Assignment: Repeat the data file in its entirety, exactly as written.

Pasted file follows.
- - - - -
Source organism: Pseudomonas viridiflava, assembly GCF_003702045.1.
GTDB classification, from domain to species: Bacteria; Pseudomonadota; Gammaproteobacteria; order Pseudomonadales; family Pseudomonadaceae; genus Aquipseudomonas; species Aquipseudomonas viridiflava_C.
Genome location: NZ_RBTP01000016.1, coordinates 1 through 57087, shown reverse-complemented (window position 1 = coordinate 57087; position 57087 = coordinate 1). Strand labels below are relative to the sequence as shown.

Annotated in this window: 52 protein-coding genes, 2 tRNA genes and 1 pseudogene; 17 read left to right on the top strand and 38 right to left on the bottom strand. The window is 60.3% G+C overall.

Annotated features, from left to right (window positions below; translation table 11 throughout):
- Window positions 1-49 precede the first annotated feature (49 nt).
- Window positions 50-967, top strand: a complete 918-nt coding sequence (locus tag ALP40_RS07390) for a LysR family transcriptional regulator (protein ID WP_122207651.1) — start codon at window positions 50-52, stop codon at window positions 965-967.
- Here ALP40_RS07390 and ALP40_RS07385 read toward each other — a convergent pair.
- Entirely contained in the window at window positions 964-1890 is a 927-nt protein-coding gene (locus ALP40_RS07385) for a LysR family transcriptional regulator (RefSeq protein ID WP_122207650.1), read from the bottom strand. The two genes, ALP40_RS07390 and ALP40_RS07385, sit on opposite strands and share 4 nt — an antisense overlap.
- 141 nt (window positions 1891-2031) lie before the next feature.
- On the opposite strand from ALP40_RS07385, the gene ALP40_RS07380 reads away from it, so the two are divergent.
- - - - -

Source organism: Pseudomonas viridiflava, assembly GCF_003702045.1.
GTDB classification, from domain to species: Bacteria; Pseudomonadota; Gammaproteobacteria; order Pseudomonadales; family Pseudomonadaceae; genus Aquipseudomonas; species Aquipseudomonas viridiflava_C.
Genome location: NZ_RBTP01000016.1, coordinates 1 through 57087, shown reverse-complemented (window position 1 = coordinate 57087; position 57087 = coordinate 1). Strand labels below are relative to the sequence as shown.

Annotated in this window: 52 protein-coding genes, 2 tRNA genes and 1 pseudogene; 17 read left to right on the top strand and 38 right to left on the bottom strand. The window is 60.3% G+C overall.

Annotated features, from left to right (window positions below; translation table 11 throughout):
- Window positions 1-49 precede the first annotated feature (49 nt).
- Window positions 50-967, top strand: a complete 918-nt coding sequence (locus tag ALP40_RS07390) for a LysR family transcriptional regulator (protein ID WP_122207651.1) — start codon at window positions 50-52, stop codon at window positions 965-967.
- Here ALP40_RS07390 and ALP40_RS07385 read toward each other — a convergent pair.
- Entirely contained in the window at window positions 964-1890 is a 927-nt protein-coding gene (locus ALP40_RS07385) for a LysR family transcriptional regulator (RefSeq protein ID WP_122207650.1), read from the bottom strand. The two genes, ALP40_RS07390 and ALP40_RS07385, sit on opposite strands and share 4 nt — an antisense overlap.
- 141 nt (window positions 1891-2031) lie before the next feature.
- On the opposite strand from ALP40_RS07385, the gene ALP40_RS07380 reads away from it, so the two are divergent.